Fatumo spent most of long life (she is over 80) in her native Somalia. She never had an opportunity to go to school, or even to learn to read or write, but she raised six children.
1991 brought disaster in the form of civil war. Fatumo’s two sons were killed and she fled the country with her daughter and three grandchildren. The family spent sixteen years as refugees in Kenya, before finally being resettled to Canada in 2007.
The family is extremely happy that they finally have a peaceful life. But settling in presents them with many new challenges: bills, a different life style, food that is unfamiliar and language barriers.
Two months after they arrived, each family member received a notice from Citizenship and Immigration Canada stating that they must start repaying their transportation loan. They were stunned because they had not expected that they would be asked for money so soon. They ask: “How can we repay the loan when we do not have a job? The government allocated a little money for us so that we can pay for rent, food, telephone and transportation (bus passes). We cannot see where the money will come from to pay for the transportation loan.”
Fatumo says: “Those who brought me here know what they should do and how we live with the money they provide. Does the government of Canada expect this old refugee woman to repay the loan? How can the government that feeds us with its wheat ask for money from me?”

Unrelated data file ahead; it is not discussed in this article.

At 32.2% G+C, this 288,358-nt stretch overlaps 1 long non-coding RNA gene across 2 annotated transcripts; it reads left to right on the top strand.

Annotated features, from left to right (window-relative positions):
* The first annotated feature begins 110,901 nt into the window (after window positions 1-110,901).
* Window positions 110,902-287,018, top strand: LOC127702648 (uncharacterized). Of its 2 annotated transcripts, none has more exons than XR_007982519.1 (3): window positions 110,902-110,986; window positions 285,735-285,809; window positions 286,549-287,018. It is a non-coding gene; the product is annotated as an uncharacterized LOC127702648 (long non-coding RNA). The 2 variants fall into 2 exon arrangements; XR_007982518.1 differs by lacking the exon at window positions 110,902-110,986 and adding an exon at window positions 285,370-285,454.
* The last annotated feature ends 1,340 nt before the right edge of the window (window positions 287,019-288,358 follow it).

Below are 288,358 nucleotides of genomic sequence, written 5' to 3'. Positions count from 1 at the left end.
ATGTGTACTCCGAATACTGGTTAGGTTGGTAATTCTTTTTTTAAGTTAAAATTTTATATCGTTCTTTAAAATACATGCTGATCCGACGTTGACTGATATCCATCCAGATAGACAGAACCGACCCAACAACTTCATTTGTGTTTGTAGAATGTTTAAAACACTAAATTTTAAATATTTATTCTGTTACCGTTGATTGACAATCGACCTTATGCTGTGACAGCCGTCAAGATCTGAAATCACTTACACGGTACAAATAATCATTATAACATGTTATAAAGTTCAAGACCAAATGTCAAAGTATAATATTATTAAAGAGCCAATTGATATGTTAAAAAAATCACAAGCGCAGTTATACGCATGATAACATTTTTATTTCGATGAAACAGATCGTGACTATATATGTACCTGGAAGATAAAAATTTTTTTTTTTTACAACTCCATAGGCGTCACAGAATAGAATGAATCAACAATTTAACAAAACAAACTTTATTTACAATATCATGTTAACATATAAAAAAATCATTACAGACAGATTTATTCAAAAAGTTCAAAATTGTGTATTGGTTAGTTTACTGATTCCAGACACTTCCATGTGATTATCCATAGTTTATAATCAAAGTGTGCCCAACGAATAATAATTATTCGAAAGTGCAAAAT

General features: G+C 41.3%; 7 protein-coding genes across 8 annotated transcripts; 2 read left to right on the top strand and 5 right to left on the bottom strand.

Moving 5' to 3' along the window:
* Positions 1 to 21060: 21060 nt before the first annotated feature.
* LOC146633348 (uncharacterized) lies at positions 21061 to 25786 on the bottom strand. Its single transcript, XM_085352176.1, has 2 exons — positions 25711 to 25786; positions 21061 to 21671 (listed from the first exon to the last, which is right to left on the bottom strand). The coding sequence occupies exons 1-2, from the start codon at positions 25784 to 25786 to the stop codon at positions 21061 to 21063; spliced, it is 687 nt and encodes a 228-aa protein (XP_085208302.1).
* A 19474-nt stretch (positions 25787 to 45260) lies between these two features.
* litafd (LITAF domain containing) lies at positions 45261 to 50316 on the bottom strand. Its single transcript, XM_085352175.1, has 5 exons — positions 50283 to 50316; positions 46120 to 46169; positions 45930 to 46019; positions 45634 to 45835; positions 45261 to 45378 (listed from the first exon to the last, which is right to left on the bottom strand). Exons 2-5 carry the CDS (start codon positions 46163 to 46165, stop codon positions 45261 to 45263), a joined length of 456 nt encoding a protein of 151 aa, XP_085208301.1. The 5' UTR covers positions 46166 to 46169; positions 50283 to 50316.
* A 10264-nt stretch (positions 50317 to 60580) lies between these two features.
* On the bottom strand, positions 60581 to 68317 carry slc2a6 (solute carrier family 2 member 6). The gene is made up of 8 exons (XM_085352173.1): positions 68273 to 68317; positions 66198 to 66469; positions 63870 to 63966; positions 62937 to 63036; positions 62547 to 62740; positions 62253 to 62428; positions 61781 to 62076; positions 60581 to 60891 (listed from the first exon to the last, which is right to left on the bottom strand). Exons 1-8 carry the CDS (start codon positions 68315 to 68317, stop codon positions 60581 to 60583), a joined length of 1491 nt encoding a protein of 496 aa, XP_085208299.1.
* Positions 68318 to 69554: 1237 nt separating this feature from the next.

Fatumo cannot work, walk or see. One day an English-speaking friend was visiting when Fatumo received a call from a man demanding payments on the loan. The family asked the friend to tell the man that Fatumo is fragile, cannot work and cannot repay the money. The man was very aggressive and insisted that they borrowed money from the government and they should pay. He told them he does not want to hear any excuses: he wants money. The family was terrified. Based on their bad experience with government in their home country, Fatumo and her family thought they might be deported by the Canadian government.
From the money earned by two of the family members, they managed to pay the loans for three of the family members. But they still face the remaining balance, the interest, the man on the phone with a bad voice, and the threat that their file will be passed to a collection agency.
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